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Reading Lovecraft – Part 4

The Temple (1920)

During World War I, a German submarine ends up in the depths of the Atlantic Ocean, unable to emerge to the surface. A slow-brooding mutiny gradually decimates the crew, leaving the proud captain alone. The vessel drifts along the sea currents, ending up near the submerged ruins of an ancient city.

On one hand the protagonist is a clear caricature of the German superiority complex (the shadow of the Great War was still looming large). Beyond that and despite its length (in comparison to previous works), the Temple is actually well-executed with an accomplished pacing (something remarkable considering the assumed monotony of the oceanic environment) and a wealth of detail. Note also that this is the second one-man Lovecraftian foray into the infinity of the open sea (after Dagon). Finally, the stereotypical personality of the protagonist offers amusing monologues especially near the end. 3/5

Read here.

Facts concerning the Late Arthur Jermyn and His Family (1920)

As the title suggests, this is the history of the noble line of Jermyns and the events that led the last family heir, Arthur Jermyn, to violently take his own life. Of particular importance are his ancestors’ excursions in Africa.

Gothic to its core, this narration concerns itself with the inter-generational trickling down of an assumed sin. The terrain is dominated by the fear of impurity and inter-species osmosis; this terror is strong enough to make the protagonist take his own life, even though himself as an individual is apparently innocent. This is actually an elaborate (if somewhat puritanical) foray into what personhood means and how it is constituted by a number of blocks, not only of the immediate environment but also going back to the past. The racist undertones aside, this is a solid Gothic read. 2/5

Read here.

Celephais (1920)

The dream excursions of decadent gentleman into a city of wonders, its loss and utter reclamation.

Another Dunsany work, and one of Lovecraft’s finest up to now. The focal point here is the utter alienation of dreamers in the modern world, where the fanciful and the non-practical aspects of myth and imagination are considered anathema. The gradual fall of the protagonist’s noble line echoes the world’s fall into cynicism and pragmatism, though, in contrast to Lovecraft norm, the happy ending shines some glimmers of hope. A good story, with an extremely fulfilling language; just read the sheer power residing in the following description: “The village seemed very old, eaten away at the edge like the moon which had commenced to wane.3/5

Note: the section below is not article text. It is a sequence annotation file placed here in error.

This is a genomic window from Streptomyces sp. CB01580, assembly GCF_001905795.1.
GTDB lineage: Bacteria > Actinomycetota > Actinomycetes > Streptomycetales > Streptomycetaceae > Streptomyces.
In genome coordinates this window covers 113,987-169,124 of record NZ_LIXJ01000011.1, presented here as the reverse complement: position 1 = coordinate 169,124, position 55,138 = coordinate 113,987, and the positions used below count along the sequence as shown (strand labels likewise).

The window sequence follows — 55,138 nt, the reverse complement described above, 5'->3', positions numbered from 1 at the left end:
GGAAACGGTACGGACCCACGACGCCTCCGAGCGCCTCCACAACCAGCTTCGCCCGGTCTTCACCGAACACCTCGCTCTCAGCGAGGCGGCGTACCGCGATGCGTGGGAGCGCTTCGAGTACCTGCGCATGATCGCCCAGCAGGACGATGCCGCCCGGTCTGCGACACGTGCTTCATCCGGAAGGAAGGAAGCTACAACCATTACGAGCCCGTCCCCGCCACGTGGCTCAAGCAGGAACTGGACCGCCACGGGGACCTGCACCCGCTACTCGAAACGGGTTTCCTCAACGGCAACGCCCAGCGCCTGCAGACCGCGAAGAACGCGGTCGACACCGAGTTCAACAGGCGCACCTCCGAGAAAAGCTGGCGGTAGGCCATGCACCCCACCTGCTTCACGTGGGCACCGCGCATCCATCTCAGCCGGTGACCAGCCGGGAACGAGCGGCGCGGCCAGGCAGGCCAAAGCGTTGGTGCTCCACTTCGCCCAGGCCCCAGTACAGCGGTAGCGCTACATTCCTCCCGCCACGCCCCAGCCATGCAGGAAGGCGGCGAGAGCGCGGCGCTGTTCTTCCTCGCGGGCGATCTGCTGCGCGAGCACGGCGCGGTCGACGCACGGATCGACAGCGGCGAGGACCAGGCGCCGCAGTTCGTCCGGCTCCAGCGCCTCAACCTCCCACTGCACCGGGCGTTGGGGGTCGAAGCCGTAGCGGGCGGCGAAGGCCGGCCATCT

Read here.

From Beyond (1920)

The protagonist receives an unexpected invitation from an estranged scientist acquaintance of his. During his visit he realizes that his friend’s research into the fabric of reality and the function of perception has plunged into unfathomable depths, revealing whole new (and utterly dangerous) layers of reality.

One of Lovecraft’s science-horror works, From Beyond is an excursion into some perception and evolution theories. It showcases a fear for the loss of structure and form. Almost cinematic in its unfolding, its descriptions slightly bogged me down (I am not a friend of this particular, ultra-scientific pulp subcategory) but the core idea is solid and the ending highly memorable. 2/5

Read here.

Nyarlathotep (1920)

In a world on the verge of apocalypse, Nyarlathotep rises in Egypt; a charismatic figure that brings terrible nightmares wherever he goes. He creates cults and uses some kind of extravagant cinema to show glimpses of despair. The unnamed narrator gradually dissolves into the multitude of such a cult as Chaos establishes its reign on Earth.

More of a prose poem than a normal story, this very short story basks in an atmosphere of impending doom and cosmic majesty parading through the centuries. 3/5

Read here.

The Picture in the House (1920)

After an introduction to the countryside of New England (which the narrator considers the epitome of the terrible) and its cabins, we see a young man on a scientific trip in the aforementioned setting. He is caught by a storm and takes cover inside a seemingly deserted house. There he discovers an assortment of highly antique items, among them a book describing a cannibal African tribe. Soon the house is revealed to be inhabited by an extremely old-looking man who is very fond of the book.

First mention of Miskatonic and Arkham, while the land of New England is properly introduced to the reader for the first time, throbbing with latent horrors to come. The use of a backwoods dialect of English is, strangely, not especially hard to follow. Of note is also the passing mention of the almost total incompatibility of civilization and individual freedom. The story itself is a study in allusion and the gradual building up of an almost claustrophobic kind of horror, while the memorable ending with the thunderbolt of thunderbolts stands out as a mythological crescendo. 3/5

Read here.

Ex Oblivione (1920-21)

Disappointed by the world and his life, the protagonist seeks refuge in sleep. Visiting dream vistas he finally finds oblivion.

A short Dunsanian prose poem centered around the craving for non-existence. Uncommonly nihilistic for this particular category of Lovecraft’s works, it utterly failed to impress me. 1/5

Read here.

Part 1 here, part 2 here, part 3 here.

07 Aug 2020

Tags: horror   lovecraft
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